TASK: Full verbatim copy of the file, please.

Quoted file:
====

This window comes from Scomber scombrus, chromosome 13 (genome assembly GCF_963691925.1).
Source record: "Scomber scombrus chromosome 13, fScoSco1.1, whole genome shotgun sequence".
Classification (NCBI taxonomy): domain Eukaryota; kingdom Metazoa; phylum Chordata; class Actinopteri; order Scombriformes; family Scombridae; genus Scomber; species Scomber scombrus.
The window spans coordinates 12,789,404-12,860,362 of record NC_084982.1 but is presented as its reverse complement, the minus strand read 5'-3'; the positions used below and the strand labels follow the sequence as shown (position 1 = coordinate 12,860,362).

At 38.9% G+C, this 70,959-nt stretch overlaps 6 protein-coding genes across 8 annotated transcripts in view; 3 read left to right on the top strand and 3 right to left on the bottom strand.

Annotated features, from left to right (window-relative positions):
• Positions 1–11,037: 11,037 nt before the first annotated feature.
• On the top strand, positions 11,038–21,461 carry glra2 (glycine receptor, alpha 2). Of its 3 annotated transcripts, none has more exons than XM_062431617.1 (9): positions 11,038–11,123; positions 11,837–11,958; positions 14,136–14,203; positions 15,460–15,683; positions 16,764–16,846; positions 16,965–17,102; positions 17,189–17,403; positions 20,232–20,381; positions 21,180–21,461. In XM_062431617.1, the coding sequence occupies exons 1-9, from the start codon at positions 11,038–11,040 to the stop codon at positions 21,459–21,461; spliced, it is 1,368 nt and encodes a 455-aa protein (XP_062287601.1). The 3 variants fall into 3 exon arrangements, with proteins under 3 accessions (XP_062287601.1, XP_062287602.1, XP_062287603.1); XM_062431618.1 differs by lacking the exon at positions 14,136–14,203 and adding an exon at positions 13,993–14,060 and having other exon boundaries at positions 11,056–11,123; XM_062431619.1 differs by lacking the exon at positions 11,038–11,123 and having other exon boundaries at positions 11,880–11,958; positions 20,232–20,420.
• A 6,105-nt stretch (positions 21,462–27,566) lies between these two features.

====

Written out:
This window comes from Scomber scombrus, chromosome 13 (genome assembly GCF_963691925.1).
Source record: "Scomber scombrus chromosome 13, fScoSco1.1, whole genome shotgun sequence".
Classification (NCBI taxonomy): domain Eukaryota; kingdom Metazoa; phylum Chordata; class Actinopteri; order Scombriformes; family Scombridae; genus Scomber; species Scomber scombrus.
The window spans coordinates 12,789,404-12,860,362 of record NC_084982.1 but is presented as its reverse complement, the minus strand read 5'-3'; the positions used below and the strand labels follow the sequence as shown (position 1 = coordinate 12,860,362).

At 38.9% G+C, this 70,959-nt stretch overlaps 6 protein-coding genes across 8 annotated transcripts in view; 3 read left to right on the top strand and 3 right to left on the bottom strand.

Annotated features, from left to right (window-relative positions):
• Positions 1–11,037: 11,037 nt before the first annotated feature.
• On the top strand, positions 11,038–21,461 carry glra2 (glycine receptor, alpha 2). Of its 3 annotated transcripts, none has more exons than XM_062431617.1 (9): positions 11,038–11,123; positions 11,837–11,958; positions 14,136–14,203; positions 15,460–15,683; positions 16,764–16,846; positions 16,965–17,102; positions 17,189–17,403; positions 20,232–20,381; positions 21,180–21,461. In XM_062431617.1, the coding sequence occupies exons 1-9, from the start codon at positions 11,038–11,040 to the stop codon at positions 21,459–21,461; spliced, it is 1,368 nt and encodes a 455-aa protein (XP_062287601.1). The 3 variants fall into 3 exon arrangements, with proteins under 3 accessions (XP_062287601.1, XP_062287602.1, XP_062287603.1); XM_062431618.1 differs by lacking the exon at positions 14,136–14,203 and adding an exon at positions 13,993–14,060 and having other exon boundaries at positions 11,056–11,123; XM_062431619.1 differs by lacking the exon at positions 11,038–11,123 and having other exon boundaries at positions 11,880–11,958; positions 20,232–20,420.
• A 6,105-nt stretch (positions 21,462–27,566) lies between these two features.